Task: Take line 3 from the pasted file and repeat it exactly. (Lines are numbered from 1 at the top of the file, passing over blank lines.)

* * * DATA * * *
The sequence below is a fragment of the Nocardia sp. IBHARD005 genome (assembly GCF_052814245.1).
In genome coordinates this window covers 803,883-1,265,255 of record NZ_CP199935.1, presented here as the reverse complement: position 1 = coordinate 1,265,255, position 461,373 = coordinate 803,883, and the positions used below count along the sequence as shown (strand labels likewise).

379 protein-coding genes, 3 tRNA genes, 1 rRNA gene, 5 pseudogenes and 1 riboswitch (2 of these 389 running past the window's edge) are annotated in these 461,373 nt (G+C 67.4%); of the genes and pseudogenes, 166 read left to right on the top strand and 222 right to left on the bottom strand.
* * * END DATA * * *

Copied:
379 protein-coding genes, 3 tRNA genes, 1 rRNA gene, 5 pseudogenes and 1 riboswitch (2 of these 389 running past the window's edge) are annotated in these 461,373 nt (G+C 67.4%); of the genes and pseudogenes, 166 read left to right on the top strand and 222 right to left on the bottom strand.